Address correspondence and reprint requests to Dr Luca Ferraro, Department of Life Sciences and Biotechnology (SVEB), University of Ferrara, Via Fossato di Mortara 17-19, Ferrara, Italy. E-mail: firstname.lastname@example.org
CHF5074, a new microglial modulator, attenuates memory deficit in Alzheimer's disease transgenic mice. In this study, the effect of an acute or subacute CHF5074 treatment on in vivo novel object recognition test and on [3H]Acetylcholine (ACh) and GABA release in pre-plaque (7-month-old) Tg2576 mice have been compared with those induced by the γ-secretase inhibitor LY450139 (semagacestat). Vehicle-treated Tg2576 mice displayed an impairment of recognition memory compared with wild-type animals. This impairment was recovered in transgenic animals acutely treated with CHF5074 (30 mg/kg), while LY450139 (1, 3, 10 mg/kg) was ineffective. In frontal cortex synaptosomes from vehicle-treated Tg2576 mice, K+-evoked [3H]ACh release was lower than that measured in wild-type mice. This reduction was absent in transgenic animals subacutely treated with CHF5074 (30 mg/kg daily for 8 days), while it was slightly, not significantly, amplified by LY450139 (3 mg/kg daily for 8 days). There were no differences between the groups on spontaneous [3H]ACh release as well as spontaneous and K+-evoked GABA release. These results suggest that CHF5074 has beneficial effects on visual memory and cortical cholinergic dysfunctions in pre-plaque Tg2576 mice. Together with previous findings, these data suggest that CHF5074 could be a possible candidate for early Alzheimer's disease therapeutic regimens.
Alzheimer's disease (AD) is a progressive, neurodegenerative disease characterized by memory and cognitive loss, the formation of senile plaques containing amyloid-beta (Aβ) peptide, degeneration of cholinergic neurons, the development of neurofibrillary tangles, and neuroinflammation (Arendt 2009). The so-called amyloid cascade (Hardy and Allsop 1991; Hardy and Higgins 1992) has long been linked to the pathogenesis of AD. According to this hypothesis, based on studies relying on familial AD patients with mutations in the Aβ (amyloid) precursor protein (APP) or the catalytic subunits of the γ-secretase complex, responsible for the second (Aβ-generating) step of APP processing, the abnormal processing of APP leads to the formation of toxic and self-aggregating Aβ oligomers (Selkoe 2008; Shankar et al. 2008). However, this etiopathogenetic hypothesis has been recently challenged by the failure of several clinical trials testing different drugs targeting Aβ accumulation in the brain (Mangialasche et al. 2010). Moreover, the severity of cognitive impairment is poorly correlated with plaque deposition either in AD patients (Blennow et al. 1996; Berg et al. 1998; Giannakopoulos et al. 2003, 2009) or in animal models of AD (Puoliväli et al. 2002; Christensen et al. 2008; Watanabe et al. 2009; Zhang et al. 2012). On the contrary, soluble Aβ level has been found to correlate with disease progression or decline in synaptic density in AD patients (Lue et al. 1999; McLean et al. 1999). This has led to redirect the research toward new mechanisms possibly underlying cognitive impairment in AD.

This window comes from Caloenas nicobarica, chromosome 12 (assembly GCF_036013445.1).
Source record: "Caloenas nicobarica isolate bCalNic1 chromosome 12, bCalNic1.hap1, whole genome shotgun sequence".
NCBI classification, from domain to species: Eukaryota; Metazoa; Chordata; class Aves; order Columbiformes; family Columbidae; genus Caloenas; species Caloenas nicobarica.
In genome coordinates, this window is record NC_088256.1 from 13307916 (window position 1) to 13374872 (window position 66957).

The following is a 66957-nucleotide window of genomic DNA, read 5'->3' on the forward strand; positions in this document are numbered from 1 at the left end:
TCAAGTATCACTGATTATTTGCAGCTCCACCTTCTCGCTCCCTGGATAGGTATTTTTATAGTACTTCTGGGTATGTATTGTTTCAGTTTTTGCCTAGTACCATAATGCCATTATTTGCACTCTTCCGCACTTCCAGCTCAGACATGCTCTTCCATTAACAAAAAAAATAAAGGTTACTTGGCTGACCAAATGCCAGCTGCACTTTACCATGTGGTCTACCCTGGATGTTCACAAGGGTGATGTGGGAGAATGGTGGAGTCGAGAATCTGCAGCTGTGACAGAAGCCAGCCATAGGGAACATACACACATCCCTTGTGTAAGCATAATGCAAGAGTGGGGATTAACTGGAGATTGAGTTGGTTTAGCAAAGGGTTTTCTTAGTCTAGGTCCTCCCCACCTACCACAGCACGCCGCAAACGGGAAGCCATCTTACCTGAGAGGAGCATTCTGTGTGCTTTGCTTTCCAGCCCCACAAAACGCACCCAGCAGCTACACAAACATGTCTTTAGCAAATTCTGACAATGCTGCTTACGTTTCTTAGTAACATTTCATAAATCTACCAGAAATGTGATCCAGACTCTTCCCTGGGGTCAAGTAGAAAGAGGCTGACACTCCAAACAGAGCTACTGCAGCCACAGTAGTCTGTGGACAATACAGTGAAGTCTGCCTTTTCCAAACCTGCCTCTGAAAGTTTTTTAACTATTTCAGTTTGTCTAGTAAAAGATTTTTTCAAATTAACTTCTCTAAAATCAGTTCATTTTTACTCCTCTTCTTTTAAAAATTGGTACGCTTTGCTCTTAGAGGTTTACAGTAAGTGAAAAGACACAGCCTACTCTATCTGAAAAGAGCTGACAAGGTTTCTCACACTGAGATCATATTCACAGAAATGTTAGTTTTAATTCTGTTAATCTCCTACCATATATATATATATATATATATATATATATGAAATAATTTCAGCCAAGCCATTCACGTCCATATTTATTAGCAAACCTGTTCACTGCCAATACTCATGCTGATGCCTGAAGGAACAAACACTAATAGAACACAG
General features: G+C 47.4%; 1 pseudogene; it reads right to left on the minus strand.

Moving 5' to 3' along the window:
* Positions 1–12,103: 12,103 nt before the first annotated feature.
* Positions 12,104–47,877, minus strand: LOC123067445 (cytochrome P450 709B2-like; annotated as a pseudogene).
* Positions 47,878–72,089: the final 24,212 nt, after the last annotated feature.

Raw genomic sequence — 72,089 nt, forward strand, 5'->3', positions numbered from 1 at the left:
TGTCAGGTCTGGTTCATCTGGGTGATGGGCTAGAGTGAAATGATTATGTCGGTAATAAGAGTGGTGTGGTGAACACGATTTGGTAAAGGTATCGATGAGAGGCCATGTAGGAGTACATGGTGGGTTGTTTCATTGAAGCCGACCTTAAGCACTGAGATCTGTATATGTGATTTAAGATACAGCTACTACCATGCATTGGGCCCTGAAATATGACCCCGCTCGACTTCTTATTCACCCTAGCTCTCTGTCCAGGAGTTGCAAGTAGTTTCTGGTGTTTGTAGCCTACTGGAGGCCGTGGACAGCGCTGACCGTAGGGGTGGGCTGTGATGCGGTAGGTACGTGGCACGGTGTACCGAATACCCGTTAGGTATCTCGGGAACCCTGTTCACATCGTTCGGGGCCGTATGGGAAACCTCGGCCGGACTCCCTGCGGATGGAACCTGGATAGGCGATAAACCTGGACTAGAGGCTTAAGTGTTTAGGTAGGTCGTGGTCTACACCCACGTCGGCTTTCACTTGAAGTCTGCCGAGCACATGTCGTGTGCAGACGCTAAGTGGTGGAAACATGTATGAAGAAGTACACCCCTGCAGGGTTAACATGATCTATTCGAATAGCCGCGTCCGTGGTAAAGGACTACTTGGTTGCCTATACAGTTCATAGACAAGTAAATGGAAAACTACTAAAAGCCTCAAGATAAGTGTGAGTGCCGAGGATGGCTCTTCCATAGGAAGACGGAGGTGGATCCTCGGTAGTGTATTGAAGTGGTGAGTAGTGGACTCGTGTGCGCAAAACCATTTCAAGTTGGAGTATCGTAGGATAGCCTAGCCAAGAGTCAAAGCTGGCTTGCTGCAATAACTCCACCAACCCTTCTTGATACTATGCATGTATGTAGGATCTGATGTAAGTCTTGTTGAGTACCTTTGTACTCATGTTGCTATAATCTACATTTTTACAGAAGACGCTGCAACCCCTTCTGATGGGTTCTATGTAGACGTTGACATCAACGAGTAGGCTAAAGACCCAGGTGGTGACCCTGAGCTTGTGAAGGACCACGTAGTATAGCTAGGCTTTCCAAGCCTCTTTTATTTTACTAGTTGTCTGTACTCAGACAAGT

Synaptic dysfunction by Aβ oligomers could be involved in memory impairment in the early phase of AD (Arendt 2009). Increased oxidative stress and cholinergic dysfunction might occur well before amyloid plaque formation in transgenic animal models of AD (Knobloch et al. 2007; Christensen et al. 2008; Jazi et al. 2009; Watanabe et al. 2009; Zhang et al. 2012). Taken together, these findings indicate that cholinergic dysfunction possibly induced by soluble forms of Aβ could play a role in early AD cognitive impairment. This is also in line with the findings that, in early AD, memory impairment could be because of cholinergic dysfunctions rather than cholinergic cell loss (for a review, see Schliebs and Arendt 2011). Thus, drugs able to correct the malfunction of the cholinergic system may offer new hopes of successfully treating cognitive decline in early AD.